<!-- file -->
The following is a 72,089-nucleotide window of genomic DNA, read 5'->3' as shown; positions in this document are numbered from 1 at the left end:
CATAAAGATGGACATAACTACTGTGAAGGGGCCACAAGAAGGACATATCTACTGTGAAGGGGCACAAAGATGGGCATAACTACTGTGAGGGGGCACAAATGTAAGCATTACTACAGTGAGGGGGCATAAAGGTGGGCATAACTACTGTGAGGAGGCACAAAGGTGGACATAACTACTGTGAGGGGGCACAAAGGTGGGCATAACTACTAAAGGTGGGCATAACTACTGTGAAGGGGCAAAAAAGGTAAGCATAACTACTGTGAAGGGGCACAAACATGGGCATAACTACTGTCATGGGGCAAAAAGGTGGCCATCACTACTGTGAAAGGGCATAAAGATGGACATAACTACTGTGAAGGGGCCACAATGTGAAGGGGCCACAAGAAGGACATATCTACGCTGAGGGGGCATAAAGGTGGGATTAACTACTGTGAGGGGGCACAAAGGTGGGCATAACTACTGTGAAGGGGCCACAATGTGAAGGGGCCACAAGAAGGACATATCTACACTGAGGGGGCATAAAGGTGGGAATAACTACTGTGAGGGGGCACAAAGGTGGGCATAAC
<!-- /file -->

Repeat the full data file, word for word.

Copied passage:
The following is a 72,089-nucleotide window of genomic DNA, read 5'->3' as shown; positions in this document are numbered from 1 at the left end:
CATAAAGATGGACATAACTACTGTGAAGGGGCCACAAGAAGGACATATCTACTGTGAAGGGGCACAAAGATGGGCATAACTACTGTGAGGGGGCACAAATGTAAGCATTACTACAGTGAGGGGGCATAAAGGTGGGCATAACTACTGTGAGGAGGCACAAAGGTGGACATAACTACTGTGAGGGGGCACAAAGGTGGGCATAACTACTAAAGGTGGGCATAACTACTGTGAAGGGGCAAAAAAGGTAAGCATAACTACTGTGAAGGGGCACAAACATGGGCATAACTACTGTCATGGGGCAAAAAGGTGGCCATCACTACTGTGAAAGGGCATAAAGATGGACATAACTACTGTGAAGGGGCCACAATGTGAAGGGGCCACAAGAAGGACATATCTACGCTGAGGGGGCATAAAGGTGGGATTAACTACTGTGAGGGGGCACAAAGGTGGGCATAACTACTGTGAAGGGGCCACAATGTGAAGGGGCCACAAGAAGGACATATCTACACTGAGGGGGCATAAAGGTGGGAATAACTACTGTGAGGGGGCACAAAGGTGGGCATAAC